Currently, adverse reaction reports are submitted to several authorities if a product is authorised in more than one member state. To eliminate the duplication of these assessments under the new system, reports of all adverse reaction data would be sent directly to the Eudravigilance database. Other elements of the proposals will make reports proportionate to risks, empower patients to report side effects, and ensure that overdoses and medication errors are reported.

To do:
Robust systems will need to be implemented in all companies to make sure mechanisms are in place to collect, evaluate and report patient reports, as well as data on such areas as accidental and intentional misuse/abuse/overdose.

6. Ensure the proactive and proportionate collection of high-quality data relevant to the safety of medicines through risk management and structured data collection.
Several proposals address the issues of proportionality and quality, including the use of simplified periodic safety update report submissions by industry. These reports would be proportional to the knowledge about the safety/risk of each product, with a focus on the risk-benefit balance. Regulatory authorities will follow up on assessments of periodic safety update reports to ensure a clear link between pharmacovigilance evaluations and the review and updating of marketing authorisations in the EU.

To do:
Companies will be able to focus their resource on aggregate report preparation and review for those products that warrant it. It will therefore become even more important to demonstrate a proactive approach to updating product information whenever such a review is carried out at all stages of the product life cycle.

GOING FORWARD
Although these changes are far-reaching and comprehensive — and will take some getting used to — there is no doubt that a streamlined and harmonised approach will benefit all stakeholders. Companies and regulators alike will have access to better tools that will help them provide and receive safety information more quickly, and manage the risks associated with their product more effectively and efficiently.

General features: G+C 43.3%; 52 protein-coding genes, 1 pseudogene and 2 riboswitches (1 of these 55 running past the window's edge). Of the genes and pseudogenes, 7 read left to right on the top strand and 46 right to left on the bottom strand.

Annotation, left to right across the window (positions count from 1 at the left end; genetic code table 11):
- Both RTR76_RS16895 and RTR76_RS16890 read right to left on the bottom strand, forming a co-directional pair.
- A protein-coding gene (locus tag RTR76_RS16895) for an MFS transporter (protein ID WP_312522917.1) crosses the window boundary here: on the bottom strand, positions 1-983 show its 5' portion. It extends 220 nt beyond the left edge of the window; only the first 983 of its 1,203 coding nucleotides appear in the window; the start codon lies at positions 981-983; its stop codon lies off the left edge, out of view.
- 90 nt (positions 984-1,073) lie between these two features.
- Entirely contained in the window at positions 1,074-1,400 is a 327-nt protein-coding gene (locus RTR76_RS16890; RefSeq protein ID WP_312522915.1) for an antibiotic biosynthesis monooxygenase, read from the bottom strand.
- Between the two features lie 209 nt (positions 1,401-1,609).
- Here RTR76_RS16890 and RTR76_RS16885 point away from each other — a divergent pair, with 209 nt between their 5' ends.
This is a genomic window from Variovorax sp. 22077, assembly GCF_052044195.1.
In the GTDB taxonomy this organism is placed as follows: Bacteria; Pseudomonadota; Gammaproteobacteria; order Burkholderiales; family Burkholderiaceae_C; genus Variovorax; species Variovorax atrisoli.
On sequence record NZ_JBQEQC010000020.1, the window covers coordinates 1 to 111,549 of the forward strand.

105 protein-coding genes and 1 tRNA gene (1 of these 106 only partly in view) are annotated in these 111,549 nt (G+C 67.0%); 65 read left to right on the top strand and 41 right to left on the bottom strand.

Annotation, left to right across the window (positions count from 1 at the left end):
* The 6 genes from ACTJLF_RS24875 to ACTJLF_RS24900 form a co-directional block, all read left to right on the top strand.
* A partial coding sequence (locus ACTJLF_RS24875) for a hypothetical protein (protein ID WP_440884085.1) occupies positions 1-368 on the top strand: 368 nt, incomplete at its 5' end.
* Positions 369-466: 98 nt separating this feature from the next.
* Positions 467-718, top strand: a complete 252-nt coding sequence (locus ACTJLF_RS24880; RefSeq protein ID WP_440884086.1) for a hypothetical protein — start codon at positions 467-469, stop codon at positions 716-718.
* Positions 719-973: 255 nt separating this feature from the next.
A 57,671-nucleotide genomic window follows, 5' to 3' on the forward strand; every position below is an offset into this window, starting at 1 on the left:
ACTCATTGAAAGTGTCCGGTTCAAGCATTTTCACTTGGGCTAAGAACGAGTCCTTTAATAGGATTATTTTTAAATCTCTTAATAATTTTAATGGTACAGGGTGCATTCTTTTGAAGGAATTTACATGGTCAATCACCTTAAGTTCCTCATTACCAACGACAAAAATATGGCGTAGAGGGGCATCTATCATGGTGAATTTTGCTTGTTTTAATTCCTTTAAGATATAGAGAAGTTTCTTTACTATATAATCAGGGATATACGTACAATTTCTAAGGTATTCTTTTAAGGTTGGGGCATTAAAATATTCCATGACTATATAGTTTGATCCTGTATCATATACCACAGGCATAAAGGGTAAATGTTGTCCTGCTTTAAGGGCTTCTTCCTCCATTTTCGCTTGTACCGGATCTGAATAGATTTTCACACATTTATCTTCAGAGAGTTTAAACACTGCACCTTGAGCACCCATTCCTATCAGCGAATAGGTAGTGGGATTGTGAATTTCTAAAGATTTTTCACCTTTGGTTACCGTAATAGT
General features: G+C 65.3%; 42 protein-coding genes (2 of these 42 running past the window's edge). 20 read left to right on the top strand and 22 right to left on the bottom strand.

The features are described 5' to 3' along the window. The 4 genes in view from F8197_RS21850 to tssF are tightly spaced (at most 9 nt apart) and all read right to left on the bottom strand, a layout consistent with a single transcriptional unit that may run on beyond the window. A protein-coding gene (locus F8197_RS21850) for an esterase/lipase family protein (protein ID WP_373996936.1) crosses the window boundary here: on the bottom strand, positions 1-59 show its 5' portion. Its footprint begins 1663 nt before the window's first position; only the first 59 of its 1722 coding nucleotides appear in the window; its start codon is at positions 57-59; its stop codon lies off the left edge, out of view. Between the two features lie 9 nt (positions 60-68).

With a greater understanding of the importance of safety monitoring, along with better utilisation of all the available technologies, everyone connected with these initiatives will ultimately play a more substantial role in helping patients and further safeguarding public health throughout the EU.


References

1. The Importance of Pharmacovigilance, World Health Organisation, 2002
2. http://ec.europa.eu/enterprise/pharmaceuticals/pharmacos/pharmpack_en.htm
3. Directive 2001/83/EC of the European Parliament and of the Council of 6 November 2001 on the Community code relating to medicinal products for human use, as amended.
4. Regulation (EC) No 726/2004 of the European Parliament and of the Council of 31 March 2004 laying down Community procedures for the authorisation and supervision of medicinal products for human and veterinary use and establishing a European Medicines Agency.